By Filip Cotfas, Channel Manager, CoSoSys
The human factor is typically the most difficult to regulate and forecast data protection. Some businesses engage in staff training hoping a well-educated workforce would enhance vigilance and dissuade poor security practices. In many circumstances, a business is only one irresponsible employee away from a disastrous security event. There is also the risk of malevolent insiders and dissatisfied workers attempting to harm a company’s reputation or steal data.
But, what are the most typical insider risks that put a company’s data security at risk? Let’s understand the most common occurrences:
(a) Phishing and Social engineering:
Phishing and social engineering attacks have grown in popularity as methods for hackers to penetrate networks and disseminate malware and ransomware. Although they are nominally external dangers, they rely on easily duped workers. Cybercriminals are duped into exposing their credentials or clicking on infected links or files, impersonating friends or other trustworthy sources, or promising surprising incentives from well-known businesses.
They can quickly undermine network security once inside. While anti-malware and antivirus technologies can prevent phishing attempts by detecting strange emails, social engineering is best addressed through security awareness training. Employees must be trained to deal with outside attackers and respond when they get questionable requests. Understanding social engineering is critical for preventing it. Knowledge should also be tested in order to discover any possible shortcomings among personnel.
(b) Data sharing outside the company:
Employees who publicly or with third parties outside the organization share private corporate data such as intellectual property, personally identifiable information (PII), or healthcare data. This typically occurs as a result of carelessness: a reply all button is pressed instead of a single reply, information is sent to the incorrect email address, or anything is mistakenly shared publicly. Training seldom helps with these kinds of occurrences since they represent human mistakes that we are all prone to. Data Loss Prevention (DLP) solutions, for example, can assist firms in keeping track of sensitive data and ensuring that its transmission, whether by email or other internet services, is limited or prevented entirely.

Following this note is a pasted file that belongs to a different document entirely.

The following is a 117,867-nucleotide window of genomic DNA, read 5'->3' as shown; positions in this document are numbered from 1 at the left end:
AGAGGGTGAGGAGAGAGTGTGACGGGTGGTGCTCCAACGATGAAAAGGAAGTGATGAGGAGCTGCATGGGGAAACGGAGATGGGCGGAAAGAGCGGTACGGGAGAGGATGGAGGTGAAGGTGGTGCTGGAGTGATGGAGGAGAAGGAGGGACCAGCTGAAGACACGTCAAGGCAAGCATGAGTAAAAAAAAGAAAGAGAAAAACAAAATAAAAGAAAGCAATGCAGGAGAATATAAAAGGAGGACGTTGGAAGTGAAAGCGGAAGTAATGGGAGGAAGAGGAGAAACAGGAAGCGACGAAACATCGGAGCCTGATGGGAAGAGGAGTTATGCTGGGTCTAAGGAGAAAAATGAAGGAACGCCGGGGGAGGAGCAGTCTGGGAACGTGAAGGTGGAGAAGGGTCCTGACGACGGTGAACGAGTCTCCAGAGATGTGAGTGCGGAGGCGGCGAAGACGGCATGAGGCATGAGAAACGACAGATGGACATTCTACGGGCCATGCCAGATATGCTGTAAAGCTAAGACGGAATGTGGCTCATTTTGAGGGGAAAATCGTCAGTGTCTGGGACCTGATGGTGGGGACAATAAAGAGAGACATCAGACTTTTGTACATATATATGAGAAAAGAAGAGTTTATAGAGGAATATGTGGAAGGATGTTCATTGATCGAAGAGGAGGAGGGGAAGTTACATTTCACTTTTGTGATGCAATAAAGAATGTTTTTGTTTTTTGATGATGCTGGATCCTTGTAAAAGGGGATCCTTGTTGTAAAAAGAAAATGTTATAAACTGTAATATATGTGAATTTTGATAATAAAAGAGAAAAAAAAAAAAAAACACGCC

(c) Use of unauthorized software:
The use of unlicensed third-party software, apps, or internet services in the workplace is sometimes difficult for the IT department to track down; thus, the phrase “shadow IT.” This is troublesome since most businesses are unaware that this is happening, resulting in a blind hole in cybersecurity efforts. Another risk is that these third-party services may be vulnerable to data leaks or security breaches. DLP systems can also assist businesses in preventing employees from submitting sensitive information to unauthorized services. They can gain a better knowledge of shadow IT within their firm by watching these attempts.
(d) Loss of company devices:
Employees frequently carry their work laptops and portable devices out of the office in today’s more mobile work environment. Work gadgets routinely leave the protection of business networks when working remotely, visiting customers, or attending industry events, making them more vulnerable to both physical theft and outside interference.
Encryption is always an excellent approach to protect against physical theft. Encrypting computers, mobile phones, and USBs eliminates the risk that anyone who takes them will be able to access the information on them. Enabling remote wipe features can also assist enterprises in remotely erasing all data on stolen devices.
(e) Work from home plans:
Working remotely might provide chances for data theft. These include the theft or loss of physical equipment and the risk of exchanging passwords, encryption keys, and work computers with unknown third parties. Insider threats can be difficult to detect and much more difficult to prevent from inflicting harm to the firm. On the other hand, organizations may limit typical internal dangers by establishing preventative measures and best practices. The danger of these hazards may be considerably decreased by combining training, organizational alignment, and technology.